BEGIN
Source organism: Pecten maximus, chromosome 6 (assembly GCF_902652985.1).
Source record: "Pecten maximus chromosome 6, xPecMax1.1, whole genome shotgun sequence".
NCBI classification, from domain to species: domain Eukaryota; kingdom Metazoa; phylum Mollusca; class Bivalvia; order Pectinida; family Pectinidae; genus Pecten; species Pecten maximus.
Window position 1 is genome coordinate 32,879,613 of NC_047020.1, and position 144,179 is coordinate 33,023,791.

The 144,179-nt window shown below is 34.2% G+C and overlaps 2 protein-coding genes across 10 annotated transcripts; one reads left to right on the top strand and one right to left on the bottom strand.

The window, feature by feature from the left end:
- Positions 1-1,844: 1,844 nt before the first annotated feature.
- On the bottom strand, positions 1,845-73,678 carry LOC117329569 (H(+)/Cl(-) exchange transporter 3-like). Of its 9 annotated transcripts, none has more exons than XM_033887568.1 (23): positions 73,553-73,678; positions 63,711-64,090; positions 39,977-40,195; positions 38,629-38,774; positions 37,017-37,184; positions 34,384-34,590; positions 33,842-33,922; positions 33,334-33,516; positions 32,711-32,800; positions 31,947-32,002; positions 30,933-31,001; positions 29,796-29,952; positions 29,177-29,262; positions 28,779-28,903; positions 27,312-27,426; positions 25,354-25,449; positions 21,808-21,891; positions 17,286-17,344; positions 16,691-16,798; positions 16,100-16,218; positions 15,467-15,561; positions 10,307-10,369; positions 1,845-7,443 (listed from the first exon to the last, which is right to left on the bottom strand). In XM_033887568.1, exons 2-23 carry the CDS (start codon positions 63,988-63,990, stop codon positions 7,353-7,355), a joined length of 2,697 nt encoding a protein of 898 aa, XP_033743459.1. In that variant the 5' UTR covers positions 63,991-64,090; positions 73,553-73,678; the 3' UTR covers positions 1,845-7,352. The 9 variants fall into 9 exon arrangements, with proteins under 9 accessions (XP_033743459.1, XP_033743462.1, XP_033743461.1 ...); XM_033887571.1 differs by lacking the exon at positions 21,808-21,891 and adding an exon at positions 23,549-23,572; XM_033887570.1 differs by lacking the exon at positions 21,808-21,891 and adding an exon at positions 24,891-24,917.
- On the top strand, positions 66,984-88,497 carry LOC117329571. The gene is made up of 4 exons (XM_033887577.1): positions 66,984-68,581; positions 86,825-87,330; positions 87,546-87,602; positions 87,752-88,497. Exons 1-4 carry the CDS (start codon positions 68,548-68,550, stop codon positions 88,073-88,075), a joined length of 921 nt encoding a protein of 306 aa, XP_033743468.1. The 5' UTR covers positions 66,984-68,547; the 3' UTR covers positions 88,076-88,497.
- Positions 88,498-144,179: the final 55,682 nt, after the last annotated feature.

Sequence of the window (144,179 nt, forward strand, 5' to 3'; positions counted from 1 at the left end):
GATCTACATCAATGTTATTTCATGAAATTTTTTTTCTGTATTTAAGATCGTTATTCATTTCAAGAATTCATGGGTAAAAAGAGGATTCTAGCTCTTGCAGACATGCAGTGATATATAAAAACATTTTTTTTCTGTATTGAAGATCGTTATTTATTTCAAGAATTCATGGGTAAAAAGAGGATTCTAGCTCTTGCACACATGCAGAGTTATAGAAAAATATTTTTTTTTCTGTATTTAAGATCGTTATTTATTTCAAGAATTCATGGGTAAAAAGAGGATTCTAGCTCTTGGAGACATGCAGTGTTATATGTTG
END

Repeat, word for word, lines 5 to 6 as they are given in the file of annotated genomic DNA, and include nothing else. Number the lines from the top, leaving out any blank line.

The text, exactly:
The 144,179-nt window shown below is 34.2% G+C and overlaps 2 protein-coding genes across 10 annotated transcripts; one reads left to right on the top strand and one right to left on the bottom strand.

The window, feature by feature from the left end: